view issue

Custom Processing: Today general-purpose processors from Intel and AMD dominate the landscape, but advances in processor designs such as the cell processor architecture overseen by IBM chief scientist Peter Hofstee promise to bring the costs of specialized system on a chip platforms in line with cost associated with general purpose computing platforms, and that just may change the art of system design forever.

February 1, 2007

Topic: System Evolution

  • View Comments
  • Print

More related articles:

Brendan Burns, Brian Grant, David Oppenheimer, Eric Brewer, John Wilkes - Borg, Omega, and Kubernetes
Though widespread interest in software containers is a relatively recent phenomenon, at Google we have been managing Linux containers at scale for more than ten years and built three different container-management systems in that time. Each system was heavily influenced by its predecessors, even though they were developed for different reasons. This article describes the lessons we’ve learned from developing and operating them.

Rishiyur S. Nikhil - Abstraction in Hardware System Design
The history of software engineering is one of continuing development of abstraction mechanisms designed to tackle ever-increasing complexity. Hardware design, however, is not as current. For example, the two most commonly used HDLs date back to the 1980s. Updates to the standards lag behind modern programming languages in structural abstractions such as types, encapsulation, and parameterization. Their behavioral semantics lag even further. They are specified in terms of event-driven simulators running on uniprocessor von Neumann machines.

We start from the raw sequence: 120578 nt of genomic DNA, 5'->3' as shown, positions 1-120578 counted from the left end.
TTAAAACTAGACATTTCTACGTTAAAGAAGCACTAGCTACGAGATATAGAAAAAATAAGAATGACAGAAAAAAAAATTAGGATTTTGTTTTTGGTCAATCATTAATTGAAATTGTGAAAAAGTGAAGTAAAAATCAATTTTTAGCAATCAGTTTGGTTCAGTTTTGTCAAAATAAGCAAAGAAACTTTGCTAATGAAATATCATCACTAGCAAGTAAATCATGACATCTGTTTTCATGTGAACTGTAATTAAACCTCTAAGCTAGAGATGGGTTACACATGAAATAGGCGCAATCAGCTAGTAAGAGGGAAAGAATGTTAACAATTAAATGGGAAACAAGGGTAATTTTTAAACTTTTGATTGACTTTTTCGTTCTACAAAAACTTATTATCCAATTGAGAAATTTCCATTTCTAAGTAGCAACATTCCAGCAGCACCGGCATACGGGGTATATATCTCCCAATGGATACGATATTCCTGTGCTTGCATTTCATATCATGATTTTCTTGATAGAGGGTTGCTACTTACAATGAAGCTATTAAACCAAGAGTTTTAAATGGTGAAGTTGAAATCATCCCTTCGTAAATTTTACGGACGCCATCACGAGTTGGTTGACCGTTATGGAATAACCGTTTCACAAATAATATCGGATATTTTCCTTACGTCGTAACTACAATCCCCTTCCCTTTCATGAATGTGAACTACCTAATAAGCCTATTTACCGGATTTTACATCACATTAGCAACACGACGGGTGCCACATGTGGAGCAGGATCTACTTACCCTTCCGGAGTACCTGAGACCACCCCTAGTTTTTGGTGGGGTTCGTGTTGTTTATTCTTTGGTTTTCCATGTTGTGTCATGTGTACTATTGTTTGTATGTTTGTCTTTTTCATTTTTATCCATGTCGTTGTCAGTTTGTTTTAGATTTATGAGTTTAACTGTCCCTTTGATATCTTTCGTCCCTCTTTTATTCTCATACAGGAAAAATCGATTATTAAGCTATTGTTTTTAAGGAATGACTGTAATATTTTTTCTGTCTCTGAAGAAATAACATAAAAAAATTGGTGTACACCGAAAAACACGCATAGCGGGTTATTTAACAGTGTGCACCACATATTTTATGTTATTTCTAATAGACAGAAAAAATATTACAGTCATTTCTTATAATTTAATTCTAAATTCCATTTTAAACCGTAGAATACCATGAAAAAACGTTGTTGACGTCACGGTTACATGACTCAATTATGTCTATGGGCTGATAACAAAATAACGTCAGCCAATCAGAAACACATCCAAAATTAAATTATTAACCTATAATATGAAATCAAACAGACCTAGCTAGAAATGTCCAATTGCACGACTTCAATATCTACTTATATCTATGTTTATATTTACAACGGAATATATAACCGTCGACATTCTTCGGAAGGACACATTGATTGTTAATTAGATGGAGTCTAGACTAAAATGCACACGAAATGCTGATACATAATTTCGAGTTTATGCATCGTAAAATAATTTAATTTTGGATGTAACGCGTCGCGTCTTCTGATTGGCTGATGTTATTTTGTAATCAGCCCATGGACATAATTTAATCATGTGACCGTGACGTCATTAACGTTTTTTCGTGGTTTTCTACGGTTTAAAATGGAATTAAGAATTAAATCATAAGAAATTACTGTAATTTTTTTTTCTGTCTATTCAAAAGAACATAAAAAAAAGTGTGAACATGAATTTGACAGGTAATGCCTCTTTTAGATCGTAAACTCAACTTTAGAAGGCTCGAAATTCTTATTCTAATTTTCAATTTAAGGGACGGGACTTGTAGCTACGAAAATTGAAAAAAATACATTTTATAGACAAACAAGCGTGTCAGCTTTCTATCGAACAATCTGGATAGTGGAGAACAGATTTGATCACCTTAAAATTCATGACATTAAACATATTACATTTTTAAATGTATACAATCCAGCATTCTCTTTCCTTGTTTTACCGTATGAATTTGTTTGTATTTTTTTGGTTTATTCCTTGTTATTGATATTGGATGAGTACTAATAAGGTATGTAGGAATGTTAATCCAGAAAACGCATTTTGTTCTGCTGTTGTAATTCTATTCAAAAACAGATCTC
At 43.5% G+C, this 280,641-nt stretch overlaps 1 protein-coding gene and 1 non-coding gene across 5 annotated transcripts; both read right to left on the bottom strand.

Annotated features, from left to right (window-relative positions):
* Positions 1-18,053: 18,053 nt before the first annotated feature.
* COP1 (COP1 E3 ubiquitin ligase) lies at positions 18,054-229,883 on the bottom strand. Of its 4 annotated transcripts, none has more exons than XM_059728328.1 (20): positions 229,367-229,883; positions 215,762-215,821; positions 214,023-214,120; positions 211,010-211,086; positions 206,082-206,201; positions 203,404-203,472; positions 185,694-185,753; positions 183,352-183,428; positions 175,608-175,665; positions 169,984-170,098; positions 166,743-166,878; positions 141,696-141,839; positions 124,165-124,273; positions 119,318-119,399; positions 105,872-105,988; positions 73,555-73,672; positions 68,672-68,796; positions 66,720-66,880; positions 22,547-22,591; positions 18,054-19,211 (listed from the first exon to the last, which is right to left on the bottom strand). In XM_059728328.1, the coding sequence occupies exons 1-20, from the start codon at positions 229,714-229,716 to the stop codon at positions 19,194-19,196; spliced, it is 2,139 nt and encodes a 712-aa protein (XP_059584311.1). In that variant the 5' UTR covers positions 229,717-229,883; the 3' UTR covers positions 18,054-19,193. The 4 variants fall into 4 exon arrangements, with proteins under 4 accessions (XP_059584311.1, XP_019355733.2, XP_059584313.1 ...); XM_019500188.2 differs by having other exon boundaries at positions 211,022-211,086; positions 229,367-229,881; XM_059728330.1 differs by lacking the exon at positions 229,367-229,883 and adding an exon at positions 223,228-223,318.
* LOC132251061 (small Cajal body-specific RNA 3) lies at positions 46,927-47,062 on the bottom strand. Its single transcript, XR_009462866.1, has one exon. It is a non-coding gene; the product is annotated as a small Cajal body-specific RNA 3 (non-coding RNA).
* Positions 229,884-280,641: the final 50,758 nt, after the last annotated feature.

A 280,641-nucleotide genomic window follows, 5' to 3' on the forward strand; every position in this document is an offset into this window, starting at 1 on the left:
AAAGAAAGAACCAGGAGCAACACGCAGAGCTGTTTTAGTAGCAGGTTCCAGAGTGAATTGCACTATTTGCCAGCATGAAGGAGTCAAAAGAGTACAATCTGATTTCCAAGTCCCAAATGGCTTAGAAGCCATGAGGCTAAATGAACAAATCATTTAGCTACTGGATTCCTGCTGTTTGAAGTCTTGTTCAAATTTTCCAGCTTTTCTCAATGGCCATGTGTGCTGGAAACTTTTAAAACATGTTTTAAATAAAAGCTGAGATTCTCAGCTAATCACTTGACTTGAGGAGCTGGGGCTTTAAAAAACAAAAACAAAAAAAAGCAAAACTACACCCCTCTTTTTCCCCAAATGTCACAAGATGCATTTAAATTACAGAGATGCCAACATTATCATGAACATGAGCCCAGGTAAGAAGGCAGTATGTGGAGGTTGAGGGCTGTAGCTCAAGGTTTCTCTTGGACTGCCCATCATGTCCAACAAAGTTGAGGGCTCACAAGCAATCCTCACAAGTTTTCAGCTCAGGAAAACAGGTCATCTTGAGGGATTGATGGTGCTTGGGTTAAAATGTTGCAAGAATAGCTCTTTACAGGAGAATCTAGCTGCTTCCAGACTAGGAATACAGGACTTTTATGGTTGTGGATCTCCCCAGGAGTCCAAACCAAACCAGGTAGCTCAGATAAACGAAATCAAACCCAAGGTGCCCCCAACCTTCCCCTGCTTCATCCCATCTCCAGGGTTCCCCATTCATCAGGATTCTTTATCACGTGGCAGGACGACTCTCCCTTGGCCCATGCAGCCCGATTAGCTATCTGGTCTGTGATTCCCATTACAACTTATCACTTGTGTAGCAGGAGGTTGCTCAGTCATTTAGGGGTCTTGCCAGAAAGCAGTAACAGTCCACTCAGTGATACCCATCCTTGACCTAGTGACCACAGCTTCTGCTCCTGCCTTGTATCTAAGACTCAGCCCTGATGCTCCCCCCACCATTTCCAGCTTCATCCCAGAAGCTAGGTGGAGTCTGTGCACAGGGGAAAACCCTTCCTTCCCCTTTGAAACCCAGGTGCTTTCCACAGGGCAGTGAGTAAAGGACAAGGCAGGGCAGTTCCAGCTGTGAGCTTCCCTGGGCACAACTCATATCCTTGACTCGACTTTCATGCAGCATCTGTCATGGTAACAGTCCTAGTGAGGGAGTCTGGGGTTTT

John R. Mashey - The Long Road to 64 Bits
Shakespeare’s words often cover circumstances beyond his wildest dreams. Toil and trouble accompany major computing transitions, even when people plan ahead. To calibrate “tomorrow’s legacy today,” we should study “tomorrow’s legacy yesterday.” Much of tomorrow’s software will still be driven by decades-old decisions. Past decisions have unanticipated side effects that last decades and can be difficult to undo.

Today we’re going to talk about system on a chip and some of the design issues that go with that, and more importantly, some of the newer trends, such as the work that IBM is doing around the cell processor to advance the whole system on a chip processor. To that end, we’ve invited Peter Hofstee, Chief Scientist for the cell processor project that is being funded by IBM, Toshiba, and Sony, to talk to us today about how the whole system on a chip marketplace might change in the advent of the invention of the cell processor, and what technology is driving that.

Back to top


(newest first)

Leave this field empty

Post a Comment: